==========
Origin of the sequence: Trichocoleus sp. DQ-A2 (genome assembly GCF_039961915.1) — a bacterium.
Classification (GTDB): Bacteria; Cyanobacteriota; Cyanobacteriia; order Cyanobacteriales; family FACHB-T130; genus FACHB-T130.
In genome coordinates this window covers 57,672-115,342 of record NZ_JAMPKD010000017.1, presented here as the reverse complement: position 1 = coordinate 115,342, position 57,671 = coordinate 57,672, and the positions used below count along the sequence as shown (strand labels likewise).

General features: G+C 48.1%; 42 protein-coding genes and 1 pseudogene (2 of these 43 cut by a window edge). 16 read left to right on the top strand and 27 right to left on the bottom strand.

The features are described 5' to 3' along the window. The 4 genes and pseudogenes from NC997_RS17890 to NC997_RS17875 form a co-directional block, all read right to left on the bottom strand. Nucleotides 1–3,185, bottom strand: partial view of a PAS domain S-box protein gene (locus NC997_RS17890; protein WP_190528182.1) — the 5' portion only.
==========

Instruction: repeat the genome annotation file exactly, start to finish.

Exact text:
Origin of the sequence: Trichocoleus sp. DQ-A2 (genome assembly GCF_039961915.1) — a bacterium.
Classification (GTDB): Bacteria; Cyanobacteriota; Cyanobacteriia; order Cyanobacteriales; family FACHB-T130; genus FACHB-T130.
In genome coordinates this window covers 57,672-115,342 of record NZ_JAMPKD010000017.1, presented here as the reverse complement: position 1 = coordinate 115,342, position 57,671 = coordinate 57,672, and the positions used below count along the sequence as shown (strand labels likewise).

General features: G+C 48.1%; 42 protein-coding genes and 1 pseudogene (2 of these 43 cut by a window edge). 16 read left to right on the top strand and 27 right to left on the bottom strand.

The features are described 5' to 3' along the window. The 4 genes and pseudogenes from NC997_RS17890 to NC997_RS17875 form a co-directional block, all read right to left on the bottom strand. Nucleotides 1–3,185, bottom strand: partial view of a PAS domain S-box protein gene (locus NC997_RS17890; protein WP_190528182.1) — the 5' portion only.